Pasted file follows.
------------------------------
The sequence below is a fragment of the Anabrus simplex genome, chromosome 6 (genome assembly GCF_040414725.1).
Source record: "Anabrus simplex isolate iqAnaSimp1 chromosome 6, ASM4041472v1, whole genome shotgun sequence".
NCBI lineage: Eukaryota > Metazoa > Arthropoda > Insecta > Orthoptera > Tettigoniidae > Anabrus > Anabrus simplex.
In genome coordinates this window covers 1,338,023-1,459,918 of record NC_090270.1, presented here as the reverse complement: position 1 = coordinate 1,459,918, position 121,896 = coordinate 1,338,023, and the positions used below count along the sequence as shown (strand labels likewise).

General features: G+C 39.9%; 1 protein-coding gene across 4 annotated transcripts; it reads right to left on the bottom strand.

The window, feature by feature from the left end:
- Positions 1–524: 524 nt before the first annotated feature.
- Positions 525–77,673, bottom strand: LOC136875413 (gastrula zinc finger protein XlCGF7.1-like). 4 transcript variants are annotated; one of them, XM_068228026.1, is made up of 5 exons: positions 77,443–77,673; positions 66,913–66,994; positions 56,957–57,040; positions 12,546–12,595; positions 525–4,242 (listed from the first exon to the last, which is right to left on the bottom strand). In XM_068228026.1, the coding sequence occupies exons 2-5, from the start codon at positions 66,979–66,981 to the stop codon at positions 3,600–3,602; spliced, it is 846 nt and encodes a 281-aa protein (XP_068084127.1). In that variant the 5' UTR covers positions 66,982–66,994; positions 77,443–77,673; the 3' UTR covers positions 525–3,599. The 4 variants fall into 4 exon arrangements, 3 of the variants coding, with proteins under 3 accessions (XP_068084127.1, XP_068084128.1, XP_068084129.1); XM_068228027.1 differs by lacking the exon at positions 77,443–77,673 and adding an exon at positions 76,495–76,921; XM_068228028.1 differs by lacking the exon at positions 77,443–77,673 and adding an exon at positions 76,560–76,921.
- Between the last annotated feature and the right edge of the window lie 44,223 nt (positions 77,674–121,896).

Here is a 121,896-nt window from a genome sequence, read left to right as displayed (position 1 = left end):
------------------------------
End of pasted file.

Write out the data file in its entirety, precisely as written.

The sequence below is a fragment of the Anabrus simplex genome, chromosome 6 (genome assembly GCF_040414725.1).
Source record: "Anabrus simplex isolate iqAnaSimp1 chromosome 6, ASM4041472v1, whole genome shotgun sequence".
NCBI lineage: Eukaryota > Metazoa > Arthropoda > Insecta > Orthoptera > Tettigoniidae > Anabrus > Anabrus simplex.
In genome coordinates this window covers 1,338,023-1,459,918 of record NC_090270.1, presented here as the reverse complement: position 1 = coordinate 1,459,918, position 121,896 = coordinate 1,338,023, and the positions used below count along the sequence as shown (strand labels likewise).

General features: G+C 39.9%; 1 protein-coding gene across 4 annotated transcripts; it reads right to left on the bottom strand.

The window, feature by feature from the left end:
- Positions 1–524: 524 nt before the first annotated feature.
- Positions 525–77,673, bottom strand: LOC136875413 (gastrula zinc finger protein XlCGF7.1-like). 4 transcript variants are annotated; one of them, XM_068228026.1, is made up of 5 exons: positions 77,443–77,673; positions 66,913–66,994; positions 56,957–57,040; positions 12,546–12,595; positions 525–4,242 (listed from the first exon to the last, which is right to left on the bottom strand). In XM_068228026.1, the coding sequence occupies exons 2-5, from the start codon at positions 66,979–66,981 to the stop codon at positions 3,600–3,602; spliced, it is 846 nt and encodes a 281-aa protein (XP_068084127.1). In that variant the 5' UTR covers positions 66,982–66,994; positions 77,443–77,673; the 3' UTR covers positions 525–3,599. The 4 variants fall into 4 exon arrangements, 3 of the variants coding, with proteins under 3 accessions (XP_068084127.1, XP_068084128.1, XP_068084129.1); XM_068228027.1 differs by lacking the exon at positions 77,443–77,673 and adding an exon at positions 76,495–76,921; XM_068228028.1 differs by lacking the exon at positions 77,443–77,673 and adding an exon at positions 76,560–76,921.
- Between the last annotated feature and the right edge of the window lie 44,223 nt (positions 77,674–121,896).

Here is a 121,896-nt window from a genome sequence, read left to right as displayed (position 1 = left end):